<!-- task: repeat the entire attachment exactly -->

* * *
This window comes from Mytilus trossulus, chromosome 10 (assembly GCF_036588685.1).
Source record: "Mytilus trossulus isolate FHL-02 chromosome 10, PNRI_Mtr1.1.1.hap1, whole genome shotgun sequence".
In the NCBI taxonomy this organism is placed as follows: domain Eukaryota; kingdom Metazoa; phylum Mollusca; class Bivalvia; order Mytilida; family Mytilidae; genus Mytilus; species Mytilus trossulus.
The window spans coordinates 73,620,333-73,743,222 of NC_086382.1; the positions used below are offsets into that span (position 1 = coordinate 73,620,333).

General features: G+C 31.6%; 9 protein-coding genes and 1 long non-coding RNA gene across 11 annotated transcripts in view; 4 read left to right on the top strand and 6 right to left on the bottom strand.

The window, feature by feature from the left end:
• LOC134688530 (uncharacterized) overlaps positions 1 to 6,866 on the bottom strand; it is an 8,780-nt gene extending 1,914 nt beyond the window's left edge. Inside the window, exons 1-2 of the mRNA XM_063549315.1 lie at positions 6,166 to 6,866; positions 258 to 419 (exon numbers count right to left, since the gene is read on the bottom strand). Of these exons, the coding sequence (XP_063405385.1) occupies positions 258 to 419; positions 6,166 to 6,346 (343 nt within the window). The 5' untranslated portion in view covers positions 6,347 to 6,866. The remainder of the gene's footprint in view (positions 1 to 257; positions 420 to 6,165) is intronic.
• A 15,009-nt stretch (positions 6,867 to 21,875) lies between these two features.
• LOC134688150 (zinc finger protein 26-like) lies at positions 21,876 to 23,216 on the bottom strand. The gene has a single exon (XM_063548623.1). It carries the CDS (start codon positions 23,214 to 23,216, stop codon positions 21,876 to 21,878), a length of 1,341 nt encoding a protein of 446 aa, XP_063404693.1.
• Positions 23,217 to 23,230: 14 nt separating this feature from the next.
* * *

This window comes from Mytilus trossulus, chromosome 10 (assembly GCF_036588685.1).
Source record: "Mytilus trossulus isolate FHL-02 chromosome 10, PNRI_Mtr1.1.1.hap1, whole genome shotgun sequence".
In the NCBI taxonomy this organism is placed as follows: domain Eukaryota; kingdom Metazoa; phylum Mollusca; class Bivalvia; order Mytilida; family Mytilidae; genus Mytilus; species Mytilus trossulus.
The window spans coordinates 73,620,333-73,743,222 of NC_086382.1; the positions used below are offsets into that span (position 1 = coordinate 73,620,333).

General features: G+C 31.6%; 9 protein-coding genes and 1 long non-coding RNA gene across 11 annotated transcripts in view; 4 read left to right on the top strand and 6 right to left on the bottom strand.

The window, feature by feature from the left end:
• LOC134688530 (uncharacterized) overlaps positions 1 to 6,866 on the bottom strand; it is an 8,780-nt gene extending 1,914 nt beyond the window's left edge. Inside the window, exons 1-2 of the mRNA XM_063549315.1 lie at positions 6,166 to 6,866; positions 258 to 419 (exon numbers count right to left, since the gene is read on the bottom strand). Of these exons, the coding sequence (XP_063405385.1) occupies positions 258 to 419; positions 6,166 to 6,346 (343 nt within the window). The 5' untranslated portion in view covers positions 6,347 to 6,866. The remainder of the gene's footprint in view (positions 1 to 257; positions 420 to 6,165) is intronic.
• A 15,009-nt stretch (positions 6,867 to 21,875) lies between these two features.
• LOC134688150 (zinc finger protein 26-like) lies at positions 21,876 to 23,216 on the bottom strand. The gene has a single exon (XM_063548623.1). It carries the CDS (start codon positions 23,214 to 23,216, stop codon positions 21,876 to 21,878), a length of 1,341 nt encoding a protein of 446 aa, XP_063404693.1.
• Positions 23,217 to 23,230: 14 nt separating this feature from the next.